SOLOMON: Corporate Rebels as Media Heroes

By now, we've run across similar stories many times: A scrappy innovator took on the business establishment and made a fortune. An engineer battled myopic bosses to develop a great new product. A brilliant computer nerd overcame entrenched foes and now heads the firm.Today's news reports seem to be more focused on mutiny than conformity in corporate suites. At a time when many companies are urging employees to challenge old concepts, the media coverage often makes the latest changes sound almost radical.Nowhere is this media tone more fervent than at Wired magazine. Founded in 1993, the colorful monthly calls itself the journal of "the Digital Revolution" -- and honors its readers as "digital revolutionaries."Wired went over the 300,000 circulation mark a year ago. The ornate magazine is quite influential with an affluent readership -- including many journalists -- eager to keep tabs on cutting- edge computer trends.When Wired published a special 12-page report last month, titled "Corporate Rebels," it cranked up the rhetoric of revolt."Inflexible bureaucracy, top-down management, tightly regulated industries, monopoly -- these are the tired remnants of the old corporate world order," Wired proclaimed in big type.But the magazine saw hope: "Those who break the shackles of business as usual -- corporate rebels -- set the pace for the next millennium. They are iconoclasts who question the status quo, cut through red tape, and challenge their bosses to greatness.... The smarter companies tap the uprising within, creating ways to turn the steam of the rebel into the fuel that drives the business."That's the kind of muddled verbiage that provides a hospitable environment for sleek full-page ads from outfits like Intel, Sony, Lucent Technologies, Microsoft, Smith Barney, Panasonic and U.S. Robotics.Wired mingles technical updates and human-interest features with idolatry of huge corporations now gaining unprecedented control over systems of mass communication. Evidently, Wired's editors are complacent about the dire implications for democracy.In recent years, Time and Newsweek have imitated a bit of Wired's style. But while the newsweeklies can print only a few cyber-fixated pages, Wired pumps out more than 200 in a single issue.And the hero worship is remarkable.For instance, IBM research fellow Ted Selker -- Wired's leading Corporate Rebel -- earned the headline "Rebel Without a Pause." Wired explained that Selker had a cause: He "battled engineering and manufacturing skeptics to create the trackpoint, the knobby red pointing device that helped boost sales of IBM's ThinkPad portable PC."Wow! That's a rebel for you.Right behind him were other Wired heroes: the wealthy founder of a discount global phone service; the designer of "a radical companywide internal network" for U S West Communications; a pioneer of on-line stock brokering...Wired's pretenses are grimly laughable. The magazine glorifies a procession of vaunted rebels for struggling to persuade a corporate hierarchy to let them generate profits. In a vague echo of '60s counterculture and New Age platitudes, these crusades are likened to the sacred quest for human freedom.The limits aren't hard to discern. When the magazine's corporate parent, Wired Ventures, tried to attract investment capital last year, it boasted that "none of the company's employees is represented by a labor union." Today, with more than 300 people on the Wired Ventures payroll, that's still the case.While Wired praises pseudo-rebels for "challenging conventional wisdom," the proof of their virtue is a higher rate of return. Rebellion is laudable if it results in making more money for the company.Of course, according to some mainstream news outlets, Wired itself qualifies as a corporate rebel. The New York Times has dubbed Wired "the icon of the Internet generation." The newspaper declared: "The genius of Wired is that it makes the Digital Revolution a self-fulfilling prophesy, both illuminating this new sub-culture and promoting it."Despite all the hype, skilled technicians and shrewd investors don't merit acclaim as profound visionaries."Happy is the country which requires no heroes," said the German playwright Bertolt Brecht. Such a nation may not exist today. But at least we might hope for a country where the news media can tell the difference between a heroic rebel and a clever entrepreneur.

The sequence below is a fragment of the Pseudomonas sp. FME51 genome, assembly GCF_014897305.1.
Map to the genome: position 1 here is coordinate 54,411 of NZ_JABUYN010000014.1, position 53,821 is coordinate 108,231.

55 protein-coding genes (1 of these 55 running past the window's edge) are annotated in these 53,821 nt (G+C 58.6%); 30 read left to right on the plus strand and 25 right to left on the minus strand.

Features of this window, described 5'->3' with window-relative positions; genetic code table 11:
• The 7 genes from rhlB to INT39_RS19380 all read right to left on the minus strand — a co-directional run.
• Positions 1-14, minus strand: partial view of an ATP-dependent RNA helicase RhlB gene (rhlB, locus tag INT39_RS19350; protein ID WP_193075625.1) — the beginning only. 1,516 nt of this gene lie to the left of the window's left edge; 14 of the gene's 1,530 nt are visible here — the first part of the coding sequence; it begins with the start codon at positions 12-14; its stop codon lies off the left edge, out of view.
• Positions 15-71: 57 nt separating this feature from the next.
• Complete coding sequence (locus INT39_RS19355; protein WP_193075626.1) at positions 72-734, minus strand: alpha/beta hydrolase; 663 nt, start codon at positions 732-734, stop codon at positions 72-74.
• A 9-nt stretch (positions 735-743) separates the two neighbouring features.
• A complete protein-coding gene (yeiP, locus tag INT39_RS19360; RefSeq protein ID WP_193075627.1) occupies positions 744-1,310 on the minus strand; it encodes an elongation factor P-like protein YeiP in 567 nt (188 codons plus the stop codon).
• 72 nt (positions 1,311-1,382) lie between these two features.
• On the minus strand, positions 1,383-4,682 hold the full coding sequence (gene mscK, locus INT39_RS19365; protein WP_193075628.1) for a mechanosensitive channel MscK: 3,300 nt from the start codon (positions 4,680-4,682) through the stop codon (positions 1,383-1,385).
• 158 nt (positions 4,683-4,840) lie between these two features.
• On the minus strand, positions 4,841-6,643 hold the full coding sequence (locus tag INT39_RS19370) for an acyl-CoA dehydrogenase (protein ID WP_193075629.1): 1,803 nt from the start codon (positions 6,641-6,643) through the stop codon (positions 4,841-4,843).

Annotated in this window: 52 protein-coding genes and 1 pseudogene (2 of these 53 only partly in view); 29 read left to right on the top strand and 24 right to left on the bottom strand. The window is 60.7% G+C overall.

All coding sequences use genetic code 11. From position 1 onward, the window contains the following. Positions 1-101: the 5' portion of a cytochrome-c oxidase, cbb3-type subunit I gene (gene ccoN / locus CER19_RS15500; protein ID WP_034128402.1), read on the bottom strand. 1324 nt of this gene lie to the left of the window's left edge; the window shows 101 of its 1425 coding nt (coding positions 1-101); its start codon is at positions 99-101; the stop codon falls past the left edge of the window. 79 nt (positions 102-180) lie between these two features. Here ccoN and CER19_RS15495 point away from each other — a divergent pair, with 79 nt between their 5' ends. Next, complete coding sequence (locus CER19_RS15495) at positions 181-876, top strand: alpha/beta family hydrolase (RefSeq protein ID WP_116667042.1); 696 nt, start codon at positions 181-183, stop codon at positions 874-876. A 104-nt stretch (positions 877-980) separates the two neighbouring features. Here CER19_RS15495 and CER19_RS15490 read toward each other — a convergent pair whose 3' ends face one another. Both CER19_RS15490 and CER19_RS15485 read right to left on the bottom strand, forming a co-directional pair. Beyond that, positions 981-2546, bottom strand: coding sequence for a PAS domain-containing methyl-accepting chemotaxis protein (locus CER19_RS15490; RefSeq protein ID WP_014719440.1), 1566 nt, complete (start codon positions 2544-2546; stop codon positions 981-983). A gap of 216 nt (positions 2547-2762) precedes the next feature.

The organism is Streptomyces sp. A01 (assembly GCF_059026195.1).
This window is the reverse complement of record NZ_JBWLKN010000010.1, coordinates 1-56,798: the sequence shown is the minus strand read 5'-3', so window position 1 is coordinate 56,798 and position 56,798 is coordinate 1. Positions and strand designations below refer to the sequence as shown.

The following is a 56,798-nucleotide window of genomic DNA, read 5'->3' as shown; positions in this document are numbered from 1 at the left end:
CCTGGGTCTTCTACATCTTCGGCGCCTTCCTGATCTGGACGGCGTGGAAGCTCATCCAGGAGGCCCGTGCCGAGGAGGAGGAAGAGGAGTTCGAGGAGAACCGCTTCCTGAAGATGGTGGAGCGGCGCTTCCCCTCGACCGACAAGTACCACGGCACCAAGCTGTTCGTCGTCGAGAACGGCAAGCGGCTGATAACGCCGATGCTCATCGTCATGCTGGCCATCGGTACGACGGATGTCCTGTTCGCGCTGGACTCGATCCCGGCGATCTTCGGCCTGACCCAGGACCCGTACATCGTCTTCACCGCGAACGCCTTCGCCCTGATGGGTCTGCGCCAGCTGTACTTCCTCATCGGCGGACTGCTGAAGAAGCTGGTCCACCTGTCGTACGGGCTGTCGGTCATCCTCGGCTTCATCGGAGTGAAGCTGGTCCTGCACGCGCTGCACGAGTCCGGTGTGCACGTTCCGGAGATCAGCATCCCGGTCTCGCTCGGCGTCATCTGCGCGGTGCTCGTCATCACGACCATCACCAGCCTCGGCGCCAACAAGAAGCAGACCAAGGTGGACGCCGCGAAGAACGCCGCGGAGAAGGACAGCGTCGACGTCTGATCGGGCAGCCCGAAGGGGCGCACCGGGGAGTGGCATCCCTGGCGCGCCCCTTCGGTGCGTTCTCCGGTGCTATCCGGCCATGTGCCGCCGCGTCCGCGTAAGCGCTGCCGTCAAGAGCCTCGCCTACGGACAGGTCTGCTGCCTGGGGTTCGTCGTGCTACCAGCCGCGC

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Imagine you've forgotten once again the difference between a gorilla and a chimpanzee, so you do a quick Google image search of “gorilla." But instead of finding images of adorable animals, photos of a Black couple pop up.

Is this just a glitch in the algorithm? Or, is Google an ad company, not an information company, that's replicating the discrimination of the world it operates in? How can this discrimination be addressed and who is accountable for it?

“These platforms are encoded with racism," says UCLA professor and best-selling author of Algorithms of Oppression, Dr. Safiya Noble. “The logic is racist and sexist because it would allow for these kinds of false, misleading, kinds of results to come to the fore…There are unfortunately thousands of examples now of harm that comes from algorithmic discrimination."

On At Liberty this week, Dr. Noble joined us to discuss what she calls “algorithmic oppression," and what needs to be done to end this kind of bias and dismantle systemic racism in software, predictive analytics, search platforms, surveillance systems, and other technologies.

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